NPR spoke to global health experts in the U.S., Canada and Switzerland regarding some of the assertions in President Trump’s letter to the WHO:
An excerpt from Trump’s letter reads: “The International Health Regulations require countries to report the risk of a health emergency within 24 hours. But China did not inform the World Health Organization of Wuhan’s several cases of pneumonia, of unknown origin, until December 31, 2019, even though it likely had knowledge of these cases days or weeks earlier. Even now, China continues to … refusing to share accurate and timely data, viral samples and isolates, and by withholding vital information about the virus and its origins.“
Lawrence Gostin, a global health professor at Georgetown University Law Center, agrees China was not transparent early on in the outbreak. “China was anywhere from two to even up to six weeks’ late in reporting to the World Health Organization,” noting there’s evidence that Chinese health authorities knew the coronavirus was circulating in December.
Second, while China quickly shared the genome sequence for the coronavirus, “it has not been as forthcoming with sharing biological samples which are needed for epidemiology and also for vaccines and treatments,” Gostin adds.
But Gostin said blaming the WHO for China’s reporting delays and sample hoarding is misdirected. Of these charges by Trump, he said: “They’re valid critiques of China but not the World Health Organization.”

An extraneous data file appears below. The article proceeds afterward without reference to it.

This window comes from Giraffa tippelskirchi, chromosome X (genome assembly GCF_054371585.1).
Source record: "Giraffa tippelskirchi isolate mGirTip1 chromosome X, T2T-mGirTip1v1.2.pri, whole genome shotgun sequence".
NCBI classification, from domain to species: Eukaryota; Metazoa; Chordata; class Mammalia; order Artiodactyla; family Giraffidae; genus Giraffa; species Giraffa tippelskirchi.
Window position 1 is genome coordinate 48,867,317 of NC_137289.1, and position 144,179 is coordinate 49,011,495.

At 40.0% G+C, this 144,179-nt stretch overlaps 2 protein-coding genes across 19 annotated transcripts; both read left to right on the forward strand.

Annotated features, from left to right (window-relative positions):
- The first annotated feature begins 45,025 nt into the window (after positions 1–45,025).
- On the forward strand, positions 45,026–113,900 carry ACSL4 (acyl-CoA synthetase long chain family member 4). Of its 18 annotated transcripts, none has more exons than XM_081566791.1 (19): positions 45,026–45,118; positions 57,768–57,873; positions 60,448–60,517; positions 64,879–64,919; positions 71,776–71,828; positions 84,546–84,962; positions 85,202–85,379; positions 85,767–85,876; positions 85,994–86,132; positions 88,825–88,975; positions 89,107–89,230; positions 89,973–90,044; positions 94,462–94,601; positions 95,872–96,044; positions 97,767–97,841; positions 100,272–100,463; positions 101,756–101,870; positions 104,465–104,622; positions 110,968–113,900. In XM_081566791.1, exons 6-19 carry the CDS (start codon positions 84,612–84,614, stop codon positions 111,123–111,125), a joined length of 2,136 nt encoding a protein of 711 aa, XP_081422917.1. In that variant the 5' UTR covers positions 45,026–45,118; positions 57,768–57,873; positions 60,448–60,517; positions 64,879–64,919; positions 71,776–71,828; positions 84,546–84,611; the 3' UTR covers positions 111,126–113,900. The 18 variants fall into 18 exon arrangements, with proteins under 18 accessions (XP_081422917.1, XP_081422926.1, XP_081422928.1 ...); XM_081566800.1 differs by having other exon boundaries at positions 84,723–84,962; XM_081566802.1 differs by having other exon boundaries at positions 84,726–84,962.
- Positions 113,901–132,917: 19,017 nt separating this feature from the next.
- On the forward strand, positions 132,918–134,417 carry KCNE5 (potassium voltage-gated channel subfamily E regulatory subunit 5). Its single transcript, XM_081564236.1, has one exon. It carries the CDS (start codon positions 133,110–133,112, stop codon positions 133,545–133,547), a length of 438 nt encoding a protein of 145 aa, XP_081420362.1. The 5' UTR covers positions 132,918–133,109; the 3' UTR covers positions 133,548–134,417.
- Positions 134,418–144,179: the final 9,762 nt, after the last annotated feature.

Trump’s letter also states: “The World Health Organization consistently ignored credible reports of the virus spreading in Wuhan in early December 2019 or even earlier, including reports from the Lancet medical journal. The World Health Organization failed to independently investigate credible reports that conflicted directly with the Chinese government’s official accounts, even those that came from sources within Wuhan itself.“
The Lancet, a respected medical journal, said of this statement: “This statement is factually incorrect.” The journal said it published its first papers on the novel coronavirus on Jan. 24. In two papers published that day, researchers from China and Hong Kong described the first 41 patients in Wuhan and provided scientific evidence for human-to-human transmission.
On Jan. 24, Trump tweeted: “China has been working very hard to contain the Coronavirus. The United States greatly appreciates their efforts and transparency. It will all work out well. In particular, on behalf of the American People, I want to thank President Xi!”
Yet in his letter to the WHO dated May 18, Trump writes: “The only way forward for the World Health Organization is if it can actually demonstrate independence from China. My Administration has already started discussions with you on how to reform the organization. But action is needed quickly.“
This demand comes with no specifics, global health observers said. “What exactly does the Trump administration want WHO to do?” asks Kelley Lee, a global health professor at Simon Fraser University. It’s not clear what “action” the U.S. is asking for, or how WHO could demonstrate “independence from China,” because no solutions are outlined in the letter.
“For the United States to blame the World Health Organization for its own months and months and months of inaction seems factually untrue and designed to divide the world at a moment when global solidarity is needed most,” said Benjamin Mason Meier, associate professor of global health policy at the University of North Carolina at Chapel Hill. “It undercuts the World Health Organization‘s efforts to provide a collective response to this common threat [of the COVID-19 pandemic].”
[Read full NPR article]